The Bank of England continued its response to the Brexit vote today by freeing UK bank reserves to encourage them to keep lending.
The governor of the Bank of England, Mark Carney, said the central bank had reduced regulatory capital buffers by £5.7 billion to help boost lending to households and businesses.
Because banks leverage their lending, the buffer reduction would allow banks to increase credit supply to households and businesses by £150bn.
“This is a major change. It means that three quarters of UK banks, accounting for 90% of the stock of UK lending, will immediately have greater flexibility to supply credit to UK households and firms,” the governor said.
Speaking at a press conference he said that as a consequence of the 23 June vote, “the UK has entered a period of significant economic adjustment” and that the Bank is putting in place plans it had made for this eventuality “trying to smooth” that adjustment.
The governor reiterated that the Financial Policy Committee is keeping a close eye on the commercial real estate sector which it sees as one of the key risks to financial stability. He said: “It is now more likely that adjustments in commercial real estate could tighten credit conditions for UK businesses.
“Foreign flows of capital into commercial real estate fell 50% in the first quarter of 2016, transaction volumes have fallen further during the second quarter, and share prices of property REITs dropped sharply following the referendum.”
Meanwhile, Aviva become the second large investment manager to close its open-ended commercial property fund. Suspension in trading in Aviva Property Trust today follows Standard Life’s decision yesterday to close its £2.9 billion Standard Life Investments UK Real Estate to redemptions.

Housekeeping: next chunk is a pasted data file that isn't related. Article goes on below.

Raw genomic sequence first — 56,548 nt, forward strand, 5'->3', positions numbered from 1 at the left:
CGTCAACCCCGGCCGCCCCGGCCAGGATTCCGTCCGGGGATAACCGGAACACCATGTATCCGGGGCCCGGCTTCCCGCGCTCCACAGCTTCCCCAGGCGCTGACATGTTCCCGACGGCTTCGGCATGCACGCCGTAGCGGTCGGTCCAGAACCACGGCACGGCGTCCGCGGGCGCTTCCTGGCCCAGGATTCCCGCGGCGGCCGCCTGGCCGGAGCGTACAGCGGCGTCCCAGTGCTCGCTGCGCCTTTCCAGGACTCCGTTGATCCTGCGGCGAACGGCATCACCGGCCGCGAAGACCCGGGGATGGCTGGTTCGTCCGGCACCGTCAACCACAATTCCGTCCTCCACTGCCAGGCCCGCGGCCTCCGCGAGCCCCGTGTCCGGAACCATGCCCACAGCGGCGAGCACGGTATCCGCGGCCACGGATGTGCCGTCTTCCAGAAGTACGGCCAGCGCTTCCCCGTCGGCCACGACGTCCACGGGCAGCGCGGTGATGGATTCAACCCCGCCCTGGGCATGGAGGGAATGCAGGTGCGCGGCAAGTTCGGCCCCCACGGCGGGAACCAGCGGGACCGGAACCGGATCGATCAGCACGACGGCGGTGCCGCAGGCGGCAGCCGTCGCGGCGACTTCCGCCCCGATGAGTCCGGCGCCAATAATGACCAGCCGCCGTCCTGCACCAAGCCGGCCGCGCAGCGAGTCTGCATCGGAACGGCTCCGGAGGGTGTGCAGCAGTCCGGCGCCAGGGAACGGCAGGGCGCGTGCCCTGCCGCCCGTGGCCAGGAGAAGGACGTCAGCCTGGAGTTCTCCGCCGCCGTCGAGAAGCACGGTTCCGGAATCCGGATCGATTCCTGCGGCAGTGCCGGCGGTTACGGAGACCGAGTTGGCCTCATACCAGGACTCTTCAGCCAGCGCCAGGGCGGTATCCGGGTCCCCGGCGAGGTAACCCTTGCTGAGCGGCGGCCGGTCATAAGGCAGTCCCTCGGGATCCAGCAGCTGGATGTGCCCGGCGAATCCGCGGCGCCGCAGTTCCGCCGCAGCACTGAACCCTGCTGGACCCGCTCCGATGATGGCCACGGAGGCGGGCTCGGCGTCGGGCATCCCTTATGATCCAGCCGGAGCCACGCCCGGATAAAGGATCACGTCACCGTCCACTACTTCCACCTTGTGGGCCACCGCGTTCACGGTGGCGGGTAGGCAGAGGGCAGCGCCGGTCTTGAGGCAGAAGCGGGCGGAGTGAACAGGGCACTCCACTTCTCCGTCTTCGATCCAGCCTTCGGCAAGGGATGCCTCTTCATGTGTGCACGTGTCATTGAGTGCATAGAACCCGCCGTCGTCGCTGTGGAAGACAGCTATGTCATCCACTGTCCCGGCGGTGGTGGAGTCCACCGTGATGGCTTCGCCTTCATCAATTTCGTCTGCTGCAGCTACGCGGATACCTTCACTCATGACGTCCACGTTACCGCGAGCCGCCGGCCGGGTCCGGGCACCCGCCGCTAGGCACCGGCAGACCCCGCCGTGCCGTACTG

Commentators believe the moves are a direct consequence of Brexit, although redemptions had increased earlier this year, before the vote. “Investors are heading for the door…they are leaving the asset class” Laith Khalaf, a senior analyst at Hargreaves Lansdown, told the BBC at lunch-time today.
Also speaking to the BBC, Peter Sands the former group CEO of the UK’s Standard Chartered Bank, stressed that the banking system is in much better shape than it was after the 2008 financial crisis – the last time property funds had to close. And he added that this time, central banks were “on top” of the situation.
But he said “the direction of travel” of the economic adjustment referred to by the Bank governor was clear: “Prospects have been damaged”, he said. “There will be jobs lost in the City, partly because of the passporting which is almost certainly going to fall away….and because euro settlement – clearing and trading – will go.”